While "solve your problems" would be the obvious attitude of choice, the question remains, "How do you solve personal troubles?" Will determination and effort solve all problems? Can a Christian realistically hope to eliminate all his troubles by resolving them? No! Regardless of his faith and determination, a Christian cannot solve all his personal troubles for two reasons. First, some troubles exist because of the deeds, actions, or troubles of others. If the trouble in part or in whole is produced by someone else, complete resolution of the problem does not lie in one's own power. He is not helpless and powerless in the face of such troubles. He simply cannot resolve them alone.

Second, some private troubles are beyond an individual's power of resolve. 2 Corinthians 12:7-10 illustrates this truth in Paul's life:

By reason of the exceeding greatness of the revelations, that I should not be exalted overmuch, there was given to me a thorn in the flesh, a messenger of Satan to buffet me, that I should not be exalted overmuch. Concerning this thing I besought the Lord thrice, that it might depart from me. And he hath said unto me, My grace is sufficient for thee: for my power is made perfect in weakness. Most gladly therefore will I rather glory in my weaknesses, that the power of Christ may rest upon me. Wherefore I take pleasure in weaknesses, in injuries, in necessities, in persecutions, in distresses, for Christ's sake: for when I am weak then am I strong.

To guard Paul against conceit, he received, suffered from, and endured a thorn in the flesh sent from Satan. The Lord refused to remove the problems. He declared His grace would sustain Paul, and His power would be perfected in Paul's weakness. With that understanding, Paul accepted his problem as a blessing rather than a frustration.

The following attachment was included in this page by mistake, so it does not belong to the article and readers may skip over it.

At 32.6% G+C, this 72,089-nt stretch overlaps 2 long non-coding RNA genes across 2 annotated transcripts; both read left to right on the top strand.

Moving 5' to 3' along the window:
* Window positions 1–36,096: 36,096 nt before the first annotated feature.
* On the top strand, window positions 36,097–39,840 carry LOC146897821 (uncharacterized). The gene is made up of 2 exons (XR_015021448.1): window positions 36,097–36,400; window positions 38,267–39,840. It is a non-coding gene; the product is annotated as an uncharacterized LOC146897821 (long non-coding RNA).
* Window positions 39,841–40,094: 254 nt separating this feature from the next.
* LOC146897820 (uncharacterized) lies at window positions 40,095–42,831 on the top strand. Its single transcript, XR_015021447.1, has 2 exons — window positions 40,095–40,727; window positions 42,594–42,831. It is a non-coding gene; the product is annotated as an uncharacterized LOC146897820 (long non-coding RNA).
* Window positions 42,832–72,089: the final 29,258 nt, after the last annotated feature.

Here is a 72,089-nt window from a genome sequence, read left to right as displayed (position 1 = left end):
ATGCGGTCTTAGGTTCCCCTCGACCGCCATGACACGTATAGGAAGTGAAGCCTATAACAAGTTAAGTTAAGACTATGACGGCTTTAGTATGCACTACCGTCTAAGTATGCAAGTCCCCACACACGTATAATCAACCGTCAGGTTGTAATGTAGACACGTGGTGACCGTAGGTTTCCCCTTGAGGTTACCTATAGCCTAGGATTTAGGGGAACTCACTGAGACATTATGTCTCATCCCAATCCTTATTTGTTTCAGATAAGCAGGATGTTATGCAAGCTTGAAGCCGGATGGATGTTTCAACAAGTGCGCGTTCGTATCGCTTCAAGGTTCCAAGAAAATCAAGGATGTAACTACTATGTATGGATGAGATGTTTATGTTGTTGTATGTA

Were it not for troubles, Christians would be self-reliant and would be convinced that they did not need the Lord's help. Even with troubles they too easily become self-reliant. Some troubles are in the Christian's best spiritual interest because they serve as a constant reminder of his need for dependence upon the Lord's strength. Continuing troubles cause Christians to understand that the true power of spiritual preservation and endurance is found in total dependence upon the Lord.

What personal troubles can a Christian resolve? Basically he can resolve those which are of his own making. Those include troubles which exist because of one's own actions, of personal feelings and attitudes of ignorance, and of one's own lack of wisdom and spirituality. These are the common sources of most personal troubles and of most of life's hurts and pains.

Hindering Solution
To solve personal troubles, one must understand the factors which prohibit a solution. Some attitudes and actions make it impossible for a person to solve his troubles. Those actions and attitudes must be identified and understood. To live with troubles which can be resolved is foolish and destructive. A Christian must be certain his troubles are not continuing because he stands in the way of the solution.